5 Reasons RINO Ryan’s ObamaCare Plan Isn’t Real Repeal
From the Daily Signal, by Genevieve Wood
Republicans have promised time and again to repeal Obamacare—not fix it, not try to make it better—they promised to repeal it.
Here are five reasons the American Health Care Act put forward by GOP leadership does not fulfill that promise.
1) The bill does not fully repeal Obamacare. If you have a faulty foundation, nothing you build on top of it is stable or sustainable. Tweaking a little here and there is not going to get the job done. Obamacare should be completely repealed before any replacement or reforms are introduced.
Republicans already have the model for this in their 2015 repeal bill. Every single GOP senator voted for that legislation. There was just one problem at the time: Barack Obama was president. Now, under a President Donald Trump, there’s no impediment to finishing the job.
2) There is no real expectation that this bill will lower costs and make it more affordable for all Americans. It fails to correct the features of Obamacare, namely insurance regulations, that drove up health insurance costs and premiums in the first place.
And that means that the 25 million Americans who get their insurance on the private market or through small-employer plans will see little to no relief. Obama promised that you would be able to keep you doctor. Seven years later, we know that’s not true. Republicans said they would fix this by repealing Obamacare. Now, the very people who have suffered under Obamacare are at risk again of being on the losing end of the deal—again.
3) The bill does not repeal Medicaid expansion. In fact, it encourages states to sign up even more people over the next three years. The costs of this policy are not sustainable without driving states and taxpayers further into debt. But equally wrong is that this bill does not address the problem of states increasingly steering Medicaid dollars originally intended for the truly needy and disabled to able-bodied adults.
4) The tax treatment of health care should be at the center of true reform, but this bill fails to tackle that issue head on or to ask and answer the hard questions.
Should tax credits be used to finance the purchase of health insurance on the individual market?
If so, who gets these tax credits and who will pay for them?
That’s a debate we can have after Obamacare is fully repealed and we are starting from square one. But we are not starting from square one and the current bill runs the risk of expanding our already massive health care entitlement programs.
5) Unlike previous attempts to repeal Obamacare, there is serious concern that the current bill does not adequately prevent the use of taxpayer dollars from being used to pay for abortions.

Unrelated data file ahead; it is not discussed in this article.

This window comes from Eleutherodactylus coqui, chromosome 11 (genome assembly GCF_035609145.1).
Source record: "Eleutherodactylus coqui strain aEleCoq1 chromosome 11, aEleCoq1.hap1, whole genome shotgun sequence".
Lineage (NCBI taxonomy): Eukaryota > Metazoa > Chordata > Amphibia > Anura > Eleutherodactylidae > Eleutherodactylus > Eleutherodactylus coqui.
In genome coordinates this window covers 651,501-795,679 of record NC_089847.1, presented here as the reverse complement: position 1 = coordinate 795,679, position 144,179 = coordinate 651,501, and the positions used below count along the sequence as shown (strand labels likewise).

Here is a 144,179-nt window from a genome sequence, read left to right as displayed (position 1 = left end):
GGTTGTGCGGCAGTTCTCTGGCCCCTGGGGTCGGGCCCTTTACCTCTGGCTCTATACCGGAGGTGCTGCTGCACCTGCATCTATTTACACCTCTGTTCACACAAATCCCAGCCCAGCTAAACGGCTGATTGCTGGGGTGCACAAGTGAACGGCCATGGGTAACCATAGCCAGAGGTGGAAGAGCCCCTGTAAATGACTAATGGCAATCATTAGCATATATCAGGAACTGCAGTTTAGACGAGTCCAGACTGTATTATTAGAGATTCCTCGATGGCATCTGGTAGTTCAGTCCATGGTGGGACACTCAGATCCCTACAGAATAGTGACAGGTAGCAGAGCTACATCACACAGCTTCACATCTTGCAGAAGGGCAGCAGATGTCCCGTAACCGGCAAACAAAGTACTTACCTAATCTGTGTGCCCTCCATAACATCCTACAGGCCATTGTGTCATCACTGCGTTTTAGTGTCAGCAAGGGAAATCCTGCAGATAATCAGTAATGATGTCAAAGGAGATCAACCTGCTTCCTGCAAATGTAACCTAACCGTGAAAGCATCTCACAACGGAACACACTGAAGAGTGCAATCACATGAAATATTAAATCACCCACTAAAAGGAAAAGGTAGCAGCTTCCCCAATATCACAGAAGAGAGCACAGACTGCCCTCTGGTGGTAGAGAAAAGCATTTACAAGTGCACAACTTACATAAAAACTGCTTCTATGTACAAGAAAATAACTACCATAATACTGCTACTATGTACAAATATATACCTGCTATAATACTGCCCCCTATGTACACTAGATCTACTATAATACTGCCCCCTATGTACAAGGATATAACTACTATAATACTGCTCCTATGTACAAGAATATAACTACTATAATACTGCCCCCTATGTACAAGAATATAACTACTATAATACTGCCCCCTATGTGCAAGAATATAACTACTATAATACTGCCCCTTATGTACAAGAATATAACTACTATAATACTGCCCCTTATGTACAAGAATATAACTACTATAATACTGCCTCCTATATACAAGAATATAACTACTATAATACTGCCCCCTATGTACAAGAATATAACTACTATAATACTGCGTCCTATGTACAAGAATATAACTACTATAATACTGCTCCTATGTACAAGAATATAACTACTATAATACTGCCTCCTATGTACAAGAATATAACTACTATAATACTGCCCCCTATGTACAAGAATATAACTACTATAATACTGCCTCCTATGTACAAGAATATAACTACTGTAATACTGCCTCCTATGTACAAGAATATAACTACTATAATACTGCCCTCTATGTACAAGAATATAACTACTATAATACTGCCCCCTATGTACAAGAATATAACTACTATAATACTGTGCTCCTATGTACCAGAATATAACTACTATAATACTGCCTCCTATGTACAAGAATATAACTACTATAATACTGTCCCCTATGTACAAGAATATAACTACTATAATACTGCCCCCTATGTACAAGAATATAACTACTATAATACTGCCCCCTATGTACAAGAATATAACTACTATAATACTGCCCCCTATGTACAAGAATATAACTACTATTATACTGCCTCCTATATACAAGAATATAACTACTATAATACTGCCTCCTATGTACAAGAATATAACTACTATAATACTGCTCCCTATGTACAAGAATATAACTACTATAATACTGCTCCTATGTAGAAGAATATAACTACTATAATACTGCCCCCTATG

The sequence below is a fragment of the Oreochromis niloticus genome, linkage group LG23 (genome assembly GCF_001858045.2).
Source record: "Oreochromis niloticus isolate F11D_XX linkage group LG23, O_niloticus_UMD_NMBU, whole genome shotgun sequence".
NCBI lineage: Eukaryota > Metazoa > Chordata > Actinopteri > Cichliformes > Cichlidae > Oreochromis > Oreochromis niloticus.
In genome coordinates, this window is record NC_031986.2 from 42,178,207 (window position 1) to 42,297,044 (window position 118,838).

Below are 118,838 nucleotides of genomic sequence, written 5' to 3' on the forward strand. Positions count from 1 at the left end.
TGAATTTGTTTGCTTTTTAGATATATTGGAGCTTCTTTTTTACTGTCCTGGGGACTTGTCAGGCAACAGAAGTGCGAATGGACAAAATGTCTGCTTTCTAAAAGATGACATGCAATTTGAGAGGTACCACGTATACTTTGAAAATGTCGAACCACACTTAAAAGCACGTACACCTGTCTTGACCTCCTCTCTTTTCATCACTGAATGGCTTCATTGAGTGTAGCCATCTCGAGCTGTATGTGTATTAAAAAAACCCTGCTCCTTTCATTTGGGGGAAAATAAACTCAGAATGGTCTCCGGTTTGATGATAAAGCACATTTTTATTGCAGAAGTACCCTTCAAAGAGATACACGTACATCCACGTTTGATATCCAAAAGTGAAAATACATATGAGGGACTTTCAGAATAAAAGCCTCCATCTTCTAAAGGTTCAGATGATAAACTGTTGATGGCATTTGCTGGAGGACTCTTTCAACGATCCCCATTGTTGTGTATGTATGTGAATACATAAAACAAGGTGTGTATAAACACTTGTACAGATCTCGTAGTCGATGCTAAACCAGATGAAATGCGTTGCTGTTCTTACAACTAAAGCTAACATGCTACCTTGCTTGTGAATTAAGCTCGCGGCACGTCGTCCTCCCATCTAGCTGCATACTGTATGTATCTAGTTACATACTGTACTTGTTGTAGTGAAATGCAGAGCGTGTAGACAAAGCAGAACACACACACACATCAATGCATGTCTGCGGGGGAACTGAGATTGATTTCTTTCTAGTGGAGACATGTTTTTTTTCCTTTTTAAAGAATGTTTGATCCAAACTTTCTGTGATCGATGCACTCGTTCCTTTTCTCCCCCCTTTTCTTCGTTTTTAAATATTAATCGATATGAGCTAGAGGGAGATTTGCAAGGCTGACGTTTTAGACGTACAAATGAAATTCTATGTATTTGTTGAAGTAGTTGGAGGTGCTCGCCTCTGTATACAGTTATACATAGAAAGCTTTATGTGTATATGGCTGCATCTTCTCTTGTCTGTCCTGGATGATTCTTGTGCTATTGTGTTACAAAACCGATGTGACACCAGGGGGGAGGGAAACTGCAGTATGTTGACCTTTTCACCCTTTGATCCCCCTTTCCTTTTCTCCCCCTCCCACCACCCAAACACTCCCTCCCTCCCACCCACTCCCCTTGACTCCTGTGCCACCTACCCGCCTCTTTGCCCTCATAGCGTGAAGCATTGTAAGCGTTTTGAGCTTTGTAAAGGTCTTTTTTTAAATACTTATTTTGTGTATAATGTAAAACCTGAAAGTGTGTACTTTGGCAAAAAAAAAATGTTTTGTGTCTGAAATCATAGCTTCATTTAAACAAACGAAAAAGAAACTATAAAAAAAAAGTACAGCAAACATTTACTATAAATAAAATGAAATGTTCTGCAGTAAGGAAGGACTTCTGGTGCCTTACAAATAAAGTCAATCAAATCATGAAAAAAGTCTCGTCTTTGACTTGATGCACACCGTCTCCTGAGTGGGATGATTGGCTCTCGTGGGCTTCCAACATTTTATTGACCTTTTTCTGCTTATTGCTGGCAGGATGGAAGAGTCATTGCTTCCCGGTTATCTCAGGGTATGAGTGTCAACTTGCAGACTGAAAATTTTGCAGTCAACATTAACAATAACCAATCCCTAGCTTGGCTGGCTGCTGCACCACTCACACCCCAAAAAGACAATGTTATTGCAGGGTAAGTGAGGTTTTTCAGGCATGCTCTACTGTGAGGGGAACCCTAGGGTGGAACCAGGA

Obamacare is a faulty foundation and Congress should not attempt to build anything on top of it.
For the past four elections—2010, 2012, 2014, and 2016—voters sent a message and consistently elected Republicans to Congress because they promised to repeal and replace Obamacare.
Unfortunately, it appears this Congress is trying to treat the symptoms of a failing program as opposed to going after the cause of the disease.
The time for full repeal is here. No more excuses.
Sunday on ABC’s “This Week,” while discussing the Republican plan to repeal and replace Obamacare, Sen. Tom Cotton (R-AR) said he was “afraid if they vote for the bill, they’ll put the House majority at risk next year.”
Cotton said, “As it’s written today, this bill cannot pass the Senate. I believe it would have adverse consequences for millions of Americans and wouldn’t deliver on our promises to reduce the cost of health insurance to Americans. I would say to my friends in the house of representatives, with whom I serve, do not walk the plank and vote for a bill that cannot pass the Senate and then have to face the consequences of that vote. George, you were in the White House in 1993. You remember when House Democrats voted for a BTU energy tax. Not only did that not become law, it didn’t get a vote in the Senate. And those Democrats lost their next election because they voted on that tax. They call it getting BTU’d. I don’t think this bill can pass the Senate. And therefore, I think the house should take a pause and try to get as close as we can to a good result before they send to it the Senate.”
He added, “I’m afraid if they vote for the bill, they’ll put the House majority at risk next year. And we have majorities in the house and the senate and the White House. Not only to repeal Obamacare and get health care reform right, to reform our taxes and our regulations and to build up our military and to accomplish many other things. I don’t want to see the house put at risk on a bill that won’t pass the Senate. That’s why I think we should take a pause, try to solve as many of the problems on Medicaid and the individual insurance market in the bill in the house, and then allow the Senate to take its work up. ”
Follow Pam Key on Twitter @pamkeyNEN
Sunday on ABC’s “This Week,” while discussing the Republican plan to repeal and replace Obamacare Sen. Tom Cotton (R-AR) warned GOP House members “Do not walk the plank and vote for a bill that cannot pass the Senate and then have to face the consequences of that vote.”